- North America
- Mixed border,
- Medium plant (12-24 inches),
- Small plant (6-12 inches)
- Full sun (6 hrs direct light daily)
- Zone 3,
- Zone 4,
- Zone 5 (Chicago),
- Zone 6,
- Zone 7,
- Zone 8,
- Zone 9,
- Zone 10
- Alkaline soil,
- Moist, well-drained soil
- Early winter,
- Mid winter,
- Mid summer,
- Late summer,
- Early fall,
- Mid fall,
- Late fall
Size and Form
This species is a small grass growing 8 to 10 inches tall ( up to 15 inches when in flower). The habit is upright.
Blue grama tolerates heat and drought well.
In the Southwestern United States it is used a mowed turfgrass. It does not do well as a lawn in the Midwest due to the climate being too wet.
While it is considered a clumping grass, it does actually spread very slowly by rhizomes. It also spreads by seed.
This is a warm season grass, so its most active growth occurs in summer. It will remain standing in winter and can act as winter interest.
Since this grass remains attractive through winter, it should not be cut back until early spring, before new growth begins. At that time, it can be cut down to the ground.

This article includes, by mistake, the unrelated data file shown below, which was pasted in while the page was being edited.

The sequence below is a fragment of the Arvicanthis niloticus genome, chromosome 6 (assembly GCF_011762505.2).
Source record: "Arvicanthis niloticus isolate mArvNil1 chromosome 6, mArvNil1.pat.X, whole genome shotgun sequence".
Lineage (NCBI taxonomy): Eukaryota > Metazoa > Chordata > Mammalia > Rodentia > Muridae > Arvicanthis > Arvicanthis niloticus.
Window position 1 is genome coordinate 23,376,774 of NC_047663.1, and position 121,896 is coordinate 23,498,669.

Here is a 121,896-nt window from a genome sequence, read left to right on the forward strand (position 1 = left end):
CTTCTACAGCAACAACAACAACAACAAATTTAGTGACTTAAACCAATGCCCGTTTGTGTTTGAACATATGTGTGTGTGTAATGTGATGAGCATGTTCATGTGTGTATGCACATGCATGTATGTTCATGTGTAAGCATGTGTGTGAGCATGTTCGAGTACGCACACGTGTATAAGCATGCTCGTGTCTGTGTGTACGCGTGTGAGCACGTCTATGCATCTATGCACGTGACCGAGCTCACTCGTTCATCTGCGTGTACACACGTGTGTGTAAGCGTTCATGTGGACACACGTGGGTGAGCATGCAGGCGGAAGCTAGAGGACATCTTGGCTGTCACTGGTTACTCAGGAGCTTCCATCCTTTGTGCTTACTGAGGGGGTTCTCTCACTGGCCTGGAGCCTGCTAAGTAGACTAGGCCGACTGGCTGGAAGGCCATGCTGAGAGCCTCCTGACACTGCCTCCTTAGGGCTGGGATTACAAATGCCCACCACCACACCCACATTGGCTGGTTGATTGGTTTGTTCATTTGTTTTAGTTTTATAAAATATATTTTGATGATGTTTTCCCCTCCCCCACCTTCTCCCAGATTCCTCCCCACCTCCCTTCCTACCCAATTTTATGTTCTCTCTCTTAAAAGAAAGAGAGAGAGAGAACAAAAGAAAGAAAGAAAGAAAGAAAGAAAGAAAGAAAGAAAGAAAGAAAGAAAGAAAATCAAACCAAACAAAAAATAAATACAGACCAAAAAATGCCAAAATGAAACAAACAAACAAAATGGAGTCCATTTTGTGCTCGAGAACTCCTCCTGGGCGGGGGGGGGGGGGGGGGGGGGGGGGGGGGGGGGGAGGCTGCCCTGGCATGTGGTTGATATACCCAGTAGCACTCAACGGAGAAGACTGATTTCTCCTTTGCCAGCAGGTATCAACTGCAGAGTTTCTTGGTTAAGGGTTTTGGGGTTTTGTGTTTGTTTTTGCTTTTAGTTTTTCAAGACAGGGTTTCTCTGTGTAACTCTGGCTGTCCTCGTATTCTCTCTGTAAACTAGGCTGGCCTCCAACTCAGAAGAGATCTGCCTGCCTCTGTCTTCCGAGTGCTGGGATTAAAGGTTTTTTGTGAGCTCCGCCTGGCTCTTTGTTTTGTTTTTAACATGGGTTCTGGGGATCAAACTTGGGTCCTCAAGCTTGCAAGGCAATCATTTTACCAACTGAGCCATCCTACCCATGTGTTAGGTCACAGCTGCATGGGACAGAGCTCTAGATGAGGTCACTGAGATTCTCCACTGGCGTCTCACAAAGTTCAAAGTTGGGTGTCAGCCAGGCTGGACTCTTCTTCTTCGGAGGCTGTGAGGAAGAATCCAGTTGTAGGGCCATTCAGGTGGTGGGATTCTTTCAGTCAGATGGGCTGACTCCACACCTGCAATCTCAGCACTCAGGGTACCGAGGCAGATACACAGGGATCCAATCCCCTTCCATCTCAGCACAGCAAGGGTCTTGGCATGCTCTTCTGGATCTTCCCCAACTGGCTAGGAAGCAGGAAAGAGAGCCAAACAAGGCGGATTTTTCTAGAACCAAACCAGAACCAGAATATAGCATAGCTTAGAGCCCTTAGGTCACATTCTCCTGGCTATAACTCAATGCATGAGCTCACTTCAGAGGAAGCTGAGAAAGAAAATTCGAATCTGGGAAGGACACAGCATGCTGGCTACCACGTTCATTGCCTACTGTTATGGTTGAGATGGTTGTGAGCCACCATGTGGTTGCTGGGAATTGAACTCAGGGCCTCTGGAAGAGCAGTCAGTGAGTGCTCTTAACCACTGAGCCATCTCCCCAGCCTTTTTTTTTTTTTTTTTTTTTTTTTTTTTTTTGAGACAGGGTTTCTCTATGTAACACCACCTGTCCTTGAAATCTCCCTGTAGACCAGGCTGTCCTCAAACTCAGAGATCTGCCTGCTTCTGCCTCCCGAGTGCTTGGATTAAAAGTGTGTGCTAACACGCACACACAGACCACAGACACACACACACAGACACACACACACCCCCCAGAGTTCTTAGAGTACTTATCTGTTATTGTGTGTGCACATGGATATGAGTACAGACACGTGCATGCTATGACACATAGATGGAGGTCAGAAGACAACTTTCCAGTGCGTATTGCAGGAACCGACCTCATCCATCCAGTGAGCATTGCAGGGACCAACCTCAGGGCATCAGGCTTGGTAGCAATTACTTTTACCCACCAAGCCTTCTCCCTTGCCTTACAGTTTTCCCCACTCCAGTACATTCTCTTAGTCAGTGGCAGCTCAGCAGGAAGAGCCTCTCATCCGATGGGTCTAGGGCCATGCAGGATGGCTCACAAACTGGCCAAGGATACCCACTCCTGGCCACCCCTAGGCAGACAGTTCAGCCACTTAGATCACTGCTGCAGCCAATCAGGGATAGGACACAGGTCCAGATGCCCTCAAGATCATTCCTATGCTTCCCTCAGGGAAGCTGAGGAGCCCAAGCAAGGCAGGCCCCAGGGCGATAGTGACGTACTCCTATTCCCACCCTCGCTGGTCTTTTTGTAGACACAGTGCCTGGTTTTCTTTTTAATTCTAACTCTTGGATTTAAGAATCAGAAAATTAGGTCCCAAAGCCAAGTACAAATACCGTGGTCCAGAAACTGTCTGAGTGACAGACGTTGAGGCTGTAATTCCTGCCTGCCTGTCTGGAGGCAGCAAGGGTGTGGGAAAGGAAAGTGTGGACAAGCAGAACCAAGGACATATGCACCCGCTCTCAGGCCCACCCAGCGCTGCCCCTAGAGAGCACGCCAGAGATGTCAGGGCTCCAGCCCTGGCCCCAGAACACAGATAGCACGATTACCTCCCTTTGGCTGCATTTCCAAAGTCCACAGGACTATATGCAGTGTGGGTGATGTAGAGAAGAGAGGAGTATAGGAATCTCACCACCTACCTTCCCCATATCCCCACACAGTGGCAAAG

Disease, pests, and problems
No serious problems.
Native geographic location and habitat
Native to most of North America, including a few counties in Illinois.
The leaves are up to 10 inches long, but narrow and grown mostly from the base of the plant. In summer, the leaves are gray-green. In autumn, the leaves take on purplish tones. During winter, the leaves are tan or straw colored.
Flowering occurs in late summer (usually July to September). The tiny, purplish flowers are held in comb-like structures resembling mosquito larvae (the reason for one of the common names), held at right angles to the stalk. The flowers are wind pollinated.
The small fruit (caryopsis or grains) form within the comb-like structure that held the flowers. The comb-like structures start out silvery-white, then turn purple and then straw colored as they mature.